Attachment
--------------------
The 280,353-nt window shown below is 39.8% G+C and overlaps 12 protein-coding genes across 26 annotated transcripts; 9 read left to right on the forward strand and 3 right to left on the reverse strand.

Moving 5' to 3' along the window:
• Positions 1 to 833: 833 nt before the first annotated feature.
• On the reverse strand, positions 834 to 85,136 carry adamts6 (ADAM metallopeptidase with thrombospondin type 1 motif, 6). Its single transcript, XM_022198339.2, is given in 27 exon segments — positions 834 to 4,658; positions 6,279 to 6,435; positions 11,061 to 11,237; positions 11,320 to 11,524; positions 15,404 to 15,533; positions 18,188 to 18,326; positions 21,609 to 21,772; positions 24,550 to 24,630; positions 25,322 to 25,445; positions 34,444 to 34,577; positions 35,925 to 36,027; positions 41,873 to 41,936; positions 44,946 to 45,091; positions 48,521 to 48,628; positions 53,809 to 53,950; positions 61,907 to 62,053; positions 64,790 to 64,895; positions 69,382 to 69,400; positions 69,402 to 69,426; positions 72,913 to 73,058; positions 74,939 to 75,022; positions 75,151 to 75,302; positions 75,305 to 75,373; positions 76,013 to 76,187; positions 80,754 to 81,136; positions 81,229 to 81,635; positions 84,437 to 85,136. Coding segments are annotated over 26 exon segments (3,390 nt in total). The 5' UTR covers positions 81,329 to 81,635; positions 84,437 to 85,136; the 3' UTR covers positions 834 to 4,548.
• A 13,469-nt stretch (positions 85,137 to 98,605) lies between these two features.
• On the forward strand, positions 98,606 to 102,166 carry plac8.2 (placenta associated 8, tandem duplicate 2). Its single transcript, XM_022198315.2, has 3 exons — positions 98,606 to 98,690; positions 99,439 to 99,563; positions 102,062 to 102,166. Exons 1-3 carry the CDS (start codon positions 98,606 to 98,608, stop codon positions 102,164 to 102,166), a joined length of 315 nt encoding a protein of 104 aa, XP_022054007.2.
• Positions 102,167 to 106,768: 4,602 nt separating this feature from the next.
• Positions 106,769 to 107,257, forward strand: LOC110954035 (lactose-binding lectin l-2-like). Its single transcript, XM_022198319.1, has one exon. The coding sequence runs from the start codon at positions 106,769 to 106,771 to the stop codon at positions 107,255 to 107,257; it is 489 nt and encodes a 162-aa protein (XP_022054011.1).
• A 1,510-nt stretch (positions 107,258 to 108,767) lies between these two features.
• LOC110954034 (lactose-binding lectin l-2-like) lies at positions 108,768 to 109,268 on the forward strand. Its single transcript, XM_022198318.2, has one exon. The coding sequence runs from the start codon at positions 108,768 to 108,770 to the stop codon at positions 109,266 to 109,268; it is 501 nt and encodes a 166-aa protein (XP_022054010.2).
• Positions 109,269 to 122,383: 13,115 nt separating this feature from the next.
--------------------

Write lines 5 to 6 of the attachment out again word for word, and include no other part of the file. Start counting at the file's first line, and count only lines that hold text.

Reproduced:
• A 13,469-nt stretch (positions 85,137 to 98,605) lies between these two features.
• On the forward strand, positions 98,606 to 102,166 carry plac8.2 (placenta associated 8, tandem duplicate 2). Its single transcript, XM_022198315.2, has 3 exons — positions 98,606 to 98,690; positions 99,439 to 99,563; positions 102,062 to 102,166. Exons 1-3 carry the CDS (start codon positions 98,606 to 98,608, stop codon positions 102,164 to 102,166), a joined length of 315 nt encoding a protein of 104 aa, XP_022054007.2.